We were recently approached to help a client with their Magento website, and as a matter of course we first started with a check of what version they were running, what their current patch status was, and so on. We were immediately alerted to the fact that the site had not been patched for some time, and had recently been hacked. There’s a great online tool to help with this at MageReport.com:
Then for this particular script when you hit return it shows you what the variable x evaluated to (variations on this technique pretty much always work, although you do have to know what you are doing to avoid triggering some malware by mistake):
We’ve seen very similar code before, our assumption is that this is getting dropped on as part of a scripted “drive-by” attack. If this succeeds the script presumably keeps a note that your site is vulnerable and moves on to the next one. Some time later, the hackers visit again and drop back doors all over the place (we found more with just a cursory glance around the site).
In the screen grab above you can see the “send” function posts the form data to a destination page which has been named to sound like an innocuous jQuery library download ( trafficanalyzer.biz/lib/jquery-1.9.1.min.php ) but is actually isn’t that at all but is a script to capture the stolen data (the .php is another good clue, jQuery is a .js library file usually). I haven’t got the whole script in view in the screenshot above, there is a bit which has scrolled off the top which limits it to only trigger when you are on the site’s checkout/cart pages. To add insult to injury, there’s also a simple bit of code there which double checks whether any credit card numbers it is stealing look valid, using a simple regexp check. If it thinks it might have found a good credit card number it alters the destination URL slightly. This makes me laugh a bit to be honest, it is so cheeky of the hacker to use the victim’s processing capacity when it would have been trivial to do this check at the reverse end. They really do seem to be rubbing the victim’s nose in it.
You know that the hacker must have acquired admin level access into Magento in order to have dropped this hack in place. They have also turned on the on-site Sage Pay mechanism, so that rather than the two off-site ones which the client *thought* were enabled there were now three options when you got to the checkout step:
The third option has been turned on because the other two would take the user off-site to get credit card details. This is no good for the hacker (their script stops working when you go off to the remote payment gateway). By keeping you on-site they ensure that they will definitely get your credit card details as well as the personal details (address, phone number, email, etc) that they would get whichever payment mechanism you used.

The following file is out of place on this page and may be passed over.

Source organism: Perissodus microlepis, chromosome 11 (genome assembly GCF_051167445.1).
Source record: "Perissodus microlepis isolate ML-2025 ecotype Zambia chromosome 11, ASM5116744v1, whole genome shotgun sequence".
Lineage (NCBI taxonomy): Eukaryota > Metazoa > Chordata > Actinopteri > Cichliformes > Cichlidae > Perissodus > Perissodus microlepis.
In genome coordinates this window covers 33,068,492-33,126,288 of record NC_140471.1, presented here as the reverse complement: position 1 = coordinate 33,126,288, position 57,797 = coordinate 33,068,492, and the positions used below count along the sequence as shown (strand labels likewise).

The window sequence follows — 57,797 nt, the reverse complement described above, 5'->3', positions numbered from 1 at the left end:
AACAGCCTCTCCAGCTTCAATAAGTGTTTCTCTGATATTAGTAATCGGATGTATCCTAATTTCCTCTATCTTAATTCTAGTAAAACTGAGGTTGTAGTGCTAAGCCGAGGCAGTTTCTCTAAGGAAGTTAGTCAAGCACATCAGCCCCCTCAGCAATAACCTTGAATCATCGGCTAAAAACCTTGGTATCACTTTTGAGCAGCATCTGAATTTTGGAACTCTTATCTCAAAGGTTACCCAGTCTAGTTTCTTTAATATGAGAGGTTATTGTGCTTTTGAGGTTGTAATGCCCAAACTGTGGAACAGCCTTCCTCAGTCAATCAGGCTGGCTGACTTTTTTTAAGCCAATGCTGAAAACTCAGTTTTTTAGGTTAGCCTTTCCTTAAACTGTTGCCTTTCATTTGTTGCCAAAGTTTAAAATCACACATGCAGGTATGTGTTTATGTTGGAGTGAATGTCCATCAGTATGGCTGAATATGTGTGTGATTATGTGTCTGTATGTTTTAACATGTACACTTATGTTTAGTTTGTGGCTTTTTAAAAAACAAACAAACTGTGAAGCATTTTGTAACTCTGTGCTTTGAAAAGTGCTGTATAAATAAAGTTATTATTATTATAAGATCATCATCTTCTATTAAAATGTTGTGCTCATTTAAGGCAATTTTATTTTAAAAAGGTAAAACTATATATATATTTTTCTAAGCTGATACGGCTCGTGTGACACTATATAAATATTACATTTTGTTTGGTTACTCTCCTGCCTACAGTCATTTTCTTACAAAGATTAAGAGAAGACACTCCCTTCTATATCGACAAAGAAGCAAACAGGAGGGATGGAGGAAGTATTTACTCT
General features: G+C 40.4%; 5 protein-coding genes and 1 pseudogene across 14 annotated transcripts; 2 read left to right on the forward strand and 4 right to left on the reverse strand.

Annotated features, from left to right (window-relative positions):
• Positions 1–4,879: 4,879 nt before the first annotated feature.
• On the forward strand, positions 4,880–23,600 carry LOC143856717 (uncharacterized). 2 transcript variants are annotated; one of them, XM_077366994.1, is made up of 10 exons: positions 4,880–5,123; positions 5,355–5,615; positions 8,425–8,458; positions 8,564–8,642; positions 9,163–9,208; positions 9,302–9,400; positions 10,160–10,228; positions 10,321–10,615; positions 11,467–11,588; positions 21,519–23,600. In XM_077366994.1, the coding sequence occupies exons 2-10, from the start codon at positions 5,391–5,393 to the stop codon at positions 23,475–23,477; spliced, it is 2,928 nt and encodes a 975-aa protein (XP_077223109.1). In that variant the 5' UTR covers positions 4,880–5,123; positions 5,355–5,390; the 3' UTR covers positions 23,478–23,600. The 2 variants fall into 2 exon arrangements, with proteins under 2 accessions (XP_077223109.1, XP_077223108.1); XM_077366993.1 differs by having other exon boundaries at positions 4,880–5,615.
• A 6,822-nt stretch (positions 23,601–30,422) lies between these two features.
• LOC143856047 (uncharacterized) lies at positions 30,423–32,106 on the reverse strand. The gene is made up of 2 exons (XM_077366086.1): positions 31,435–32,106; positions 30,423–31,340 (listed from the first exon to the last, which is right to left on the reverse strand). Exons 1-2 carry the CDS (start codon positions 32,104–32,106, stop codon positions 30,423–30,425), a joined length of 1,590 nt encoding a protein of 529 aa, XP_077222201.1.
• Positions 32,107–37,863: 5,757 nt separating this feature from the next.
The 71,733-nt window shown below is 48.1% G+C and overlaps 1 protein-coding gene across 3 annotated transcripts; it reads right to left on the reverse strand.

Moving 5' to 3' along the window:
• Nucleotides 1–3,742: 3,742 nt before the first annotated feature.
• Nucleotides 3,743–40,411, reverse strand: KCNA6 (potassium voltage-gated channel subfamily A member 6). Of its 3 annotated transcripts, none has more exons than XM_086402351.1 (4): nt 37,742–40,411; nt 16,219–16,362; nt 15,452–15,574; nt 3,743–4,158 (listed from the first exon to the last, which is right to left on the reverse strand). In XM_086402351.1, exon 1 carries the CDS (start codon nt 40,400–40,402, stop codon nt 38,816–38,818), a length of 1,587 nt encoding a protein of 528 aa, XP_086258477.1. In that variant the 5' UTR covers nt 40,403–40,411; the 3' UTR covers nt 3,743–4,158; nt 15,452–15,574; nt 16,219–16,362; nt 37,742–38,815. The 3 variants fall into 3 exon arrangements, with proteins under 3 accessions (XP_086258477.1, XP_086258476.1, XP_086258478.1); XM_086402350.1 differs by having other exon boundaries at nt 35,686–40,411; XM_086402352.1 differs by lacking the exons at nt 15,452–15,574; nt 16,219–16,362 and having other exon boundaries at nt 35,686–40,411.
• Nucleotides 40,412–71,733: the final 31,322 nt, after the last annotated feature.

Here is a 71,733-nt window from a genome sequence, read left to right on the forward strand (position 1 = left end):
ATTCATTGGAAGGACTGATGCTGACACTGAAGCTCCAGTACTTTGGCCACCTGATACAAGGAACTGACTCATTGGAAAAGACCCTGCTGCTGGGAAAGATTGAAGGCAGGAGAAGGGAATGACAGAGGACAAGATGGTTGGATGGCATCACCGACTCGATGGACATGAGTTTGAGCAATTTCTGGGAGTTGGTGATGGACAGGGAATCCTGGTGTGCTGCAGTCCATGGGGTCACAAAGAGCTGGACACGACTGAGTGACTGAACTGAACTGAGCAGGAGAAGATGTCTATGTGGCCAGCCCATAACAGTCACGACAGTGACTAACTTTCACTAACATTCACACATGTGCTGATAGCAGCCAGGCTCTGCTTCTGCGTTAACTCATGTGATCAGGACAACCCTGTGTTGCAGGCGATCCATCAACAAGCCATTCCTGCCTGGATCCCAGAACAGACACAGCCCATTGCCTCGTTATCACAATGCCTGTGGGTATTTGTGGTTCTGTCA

This hack has certainly happened due to missing patches and/or poor password security. You might think you just need to clean up the site, indeed there are tips at this web address for how to remove the script via the Magento control panel:
…. (plus of course, you should remove the on-site payment mechanism). But our experience is that once someone has access to the Magento admin area they will have compromised the site in multiple ways and left themselves back doors – if there isn’t a clean copy of the site in source control to review against I would always strongly advise re-building rather than attempting repairs. Magento is a heavy beast (30,000 files plus in a typical install), the best programmer in the world couldn’t sensibly check all of those for hacks without the appropriate reference copies to check against, which means having the original versions of all of the plugins/extensions that the site uses. Without source control the chances of getting the right versions of all those files and making full comparisons in anything like a sensible timescale are absolutely zero. I wrote a blog entry detailing our processes a year or so ago:
It gets worse… In this particular instance we were quickly able to see that the hacker had also dropped a similar script into the “protoype.js” library which all site pages used (even the admin areas), so it was clear that if someone just followed the “how to fix credit card hijack” instructions above they would have immediately leaked their new admin passwords to the hacker as soon as they next logged in.
Of course, the real solution is to put a company like SteamDesk on retainer (our packages start from 4 hours/month), and we will monitor your site, update it straight away whenever new security patches are released, and add source control/backup mechanisms so that we can *recover* a site after it has been damaged (because with the best will in the world, you might still suffer from a zero-day attack, or a malicious insider, or a member of staff exercising poor password control) rather than have to start all over again.